alexa The Clinical and Histopathological Significance of Performing Surgical Cavity Random Biopsy in Breast Conserving Surgery on Disease Course and Local Recurrence
ISSN: 2572-4118
Breast Cancer: Current Research
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  • Research Article   
  • Breast Can Curr Res, Vol 1(2): 104
  • DOI: 10.4172/2572-4118.1000104

The Clinical and Histopathological Significance of Performing Surgical Cavity Random Biopsy in Breast Conserving Surgery on Disease Course and Local Recurrence

Samir Rahmani1, Joshua Brown2* and Raffat Gendy3
1Specialist Registrar in General Surgery, Wales Deanery, Royal Gwent Hospital, Newport, NP20 2UB, UK
2Core Surgical Trainee, Wales Deanery, Royal Gwent Hospital, Newport, NP20 2UB, UK
3Consultant Breast Surgeon, The Breast Care Unit, Staffordshire General Hospital, Stafford, ST16 3SA, UK
*Corresponding Author: Joshua Brown, Core Surgical Trainee, Wales Deanery, Royal Gwent Hospital, Newport, NP20 2UB, UK, Tel: 07751861652, Email: [email protected]

Received Date: Jan 25, 2016 / Accepted Date: Feb 16, 2016 / Published Date: Feb 25, 2016

Abstract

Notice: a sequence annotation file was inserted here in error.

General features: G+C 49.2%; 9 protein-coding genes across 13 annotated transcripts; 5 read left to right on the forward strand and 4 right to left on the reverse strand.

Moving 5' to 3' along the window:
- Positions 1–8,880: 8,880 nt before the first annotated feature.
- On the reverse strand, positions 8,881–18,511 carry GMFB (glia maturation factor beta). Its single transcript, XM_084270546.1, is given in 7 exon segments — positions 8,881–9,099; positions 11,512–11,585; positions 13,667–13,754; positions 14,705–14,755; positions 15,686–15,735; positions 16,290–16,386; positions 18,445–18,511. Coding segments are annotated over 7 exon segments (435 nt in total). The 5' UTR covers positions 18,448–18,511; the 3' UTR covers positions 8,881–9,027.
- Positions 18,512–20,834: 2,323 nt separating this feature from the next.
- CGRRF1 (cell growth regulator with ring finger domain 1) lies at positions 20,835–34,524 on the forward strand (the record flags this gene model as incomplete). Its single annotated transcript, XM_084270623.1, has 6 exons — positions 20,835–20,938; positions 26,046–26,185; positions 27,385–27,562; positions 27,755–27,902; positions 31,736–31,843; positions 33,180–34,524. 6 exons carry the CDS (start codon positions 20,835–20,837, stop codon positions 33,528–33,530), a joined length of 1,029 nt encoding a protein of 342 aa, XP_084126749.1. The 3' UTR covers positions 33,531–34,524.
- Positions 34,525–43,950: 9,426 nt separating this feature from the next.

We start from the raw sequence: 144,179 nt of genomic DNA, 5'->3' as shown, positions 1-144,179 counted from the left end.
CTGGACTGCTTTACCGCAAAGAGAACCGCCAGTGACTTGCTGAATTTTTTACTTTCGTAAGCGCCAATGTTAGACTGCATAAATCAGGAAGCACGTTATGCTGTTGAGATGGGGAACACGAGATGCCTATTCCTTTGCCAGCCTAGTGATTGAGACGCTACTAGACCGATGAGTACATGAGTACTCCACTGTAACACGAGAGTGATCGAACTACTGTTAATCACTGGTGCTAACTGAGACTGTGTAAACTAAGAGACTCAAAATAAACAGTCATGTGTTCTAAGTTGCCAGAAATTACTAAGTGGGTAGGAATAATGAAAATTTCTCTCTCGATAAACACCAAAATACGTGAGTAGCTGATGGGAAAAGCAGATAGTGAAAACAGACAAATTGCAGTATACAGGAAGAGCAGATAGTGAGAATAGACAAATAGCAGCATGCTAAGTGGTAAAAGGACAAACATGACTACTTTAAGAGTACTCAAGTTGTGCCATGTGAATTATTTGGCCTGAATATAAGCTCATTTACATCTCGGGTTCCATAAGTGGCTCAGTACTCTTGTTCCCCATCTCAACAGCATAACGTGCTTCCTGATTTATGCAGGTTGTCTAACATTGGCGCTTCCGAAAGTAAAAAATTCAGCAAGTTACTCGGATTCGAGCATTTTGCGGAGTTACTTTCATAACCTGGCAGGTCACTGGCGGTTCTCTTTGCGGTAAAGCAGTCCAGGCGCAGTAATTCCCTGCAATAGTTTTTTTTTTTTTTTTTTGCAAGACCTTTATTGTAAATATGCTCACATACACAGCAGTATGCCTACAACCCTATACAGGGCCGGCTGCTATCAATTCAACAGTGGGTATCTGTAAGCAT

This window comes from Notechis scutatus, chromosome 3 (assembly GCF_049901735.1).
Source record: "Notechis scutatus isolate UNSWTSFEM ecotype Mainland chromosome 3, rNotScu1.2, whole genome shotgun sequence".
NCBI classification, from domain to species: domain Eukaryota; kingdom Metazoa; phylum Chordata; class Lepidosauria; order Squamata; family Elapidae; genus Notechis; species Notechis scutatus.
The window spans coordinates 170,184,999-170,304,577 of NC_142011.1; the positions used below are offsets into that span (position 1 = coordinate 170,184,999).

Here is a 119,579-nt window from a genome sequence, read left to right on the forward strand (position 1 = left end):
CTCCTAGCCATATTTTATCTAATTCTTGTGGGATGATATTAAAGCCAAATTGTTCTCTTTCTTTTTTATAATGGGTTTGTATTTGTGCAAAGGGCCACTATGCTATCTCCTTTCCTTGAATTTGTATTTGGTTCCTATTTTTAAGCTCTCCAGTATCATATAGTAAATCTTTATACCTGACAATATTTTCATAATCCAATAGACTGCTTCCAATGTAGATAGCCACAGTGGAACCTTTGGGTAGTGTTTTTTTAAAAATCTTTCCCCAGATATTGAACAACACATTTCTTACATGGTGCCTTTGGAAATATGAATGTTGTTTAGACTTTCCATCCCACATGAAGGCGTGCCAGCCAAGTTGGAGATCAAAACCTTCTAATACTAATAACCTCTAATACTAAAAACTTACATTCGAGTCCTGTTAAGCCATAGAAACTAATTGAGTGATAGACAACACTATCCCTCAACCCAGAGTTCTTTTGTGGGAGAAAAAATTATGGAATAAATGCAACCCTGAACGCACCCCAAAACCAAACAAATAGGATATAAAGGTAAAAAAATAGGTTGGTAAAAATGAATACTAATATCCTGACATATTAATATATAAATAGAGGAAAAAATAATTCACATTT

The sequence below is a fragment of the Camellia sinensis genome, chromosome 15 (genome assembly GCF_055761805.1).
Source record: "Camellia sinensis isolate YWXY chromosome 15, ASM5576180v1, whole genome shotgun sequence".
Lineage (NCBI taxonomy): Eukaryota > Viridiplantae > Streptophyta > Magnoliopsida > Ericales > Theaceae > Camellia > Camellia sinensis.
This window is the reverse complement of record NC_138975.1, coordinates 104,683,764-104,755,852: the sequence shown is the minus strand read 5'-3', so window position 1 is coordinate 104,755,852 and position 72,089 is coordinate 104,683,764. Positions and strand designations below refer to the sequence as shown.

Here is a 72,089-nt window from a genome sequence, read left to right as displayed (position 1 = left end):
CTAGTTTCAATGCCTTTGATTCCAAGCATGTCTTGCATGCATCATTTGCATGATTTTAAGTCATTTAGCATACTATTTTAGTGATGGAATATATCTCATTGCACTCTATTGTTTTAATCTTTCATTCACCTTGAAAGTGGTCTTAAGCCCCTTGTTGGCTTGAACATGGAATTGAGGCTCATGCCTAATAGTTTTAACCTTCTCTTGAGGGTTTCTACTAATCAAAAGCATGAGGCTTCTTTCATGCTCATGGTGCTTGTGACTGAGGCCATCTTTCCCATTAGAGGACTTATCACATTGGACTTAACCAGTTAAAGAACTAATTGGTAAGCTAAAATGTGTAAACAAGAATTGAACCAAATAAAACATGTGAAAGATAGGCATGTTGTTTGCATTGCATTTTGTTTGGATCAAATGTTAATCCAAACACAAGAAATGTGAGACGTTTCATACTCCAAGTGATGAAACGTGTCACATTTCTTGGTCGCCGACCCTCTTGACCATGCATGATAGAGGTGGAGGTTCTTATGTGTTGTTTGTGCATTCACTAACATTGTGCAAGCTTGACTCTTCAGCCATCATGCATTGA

Objective: Surgical treatment of breast cancer has changed dramatically in recent years. The National Institutes of Health Consensus Panel confirmed that breast-conservation surgery (BCS) is as effective as mastectomy in overall patients’ survival. Our aim was to assess the clinical and pathological value of performing surgical cavity random biopsies (SCRB) in BCS and their impact on the subsequent management.

Methods: A retrospective study was conducted on 494 patients who had BCS in our firm between 2001 and 2006. Outcome measures were examined at 3,4,5 years follow up period for each patient. Tumour immunohistochemistry, adjuvant therapy, recurrence rate and demographic data were collected and represented with Pearson’s chi-squared test.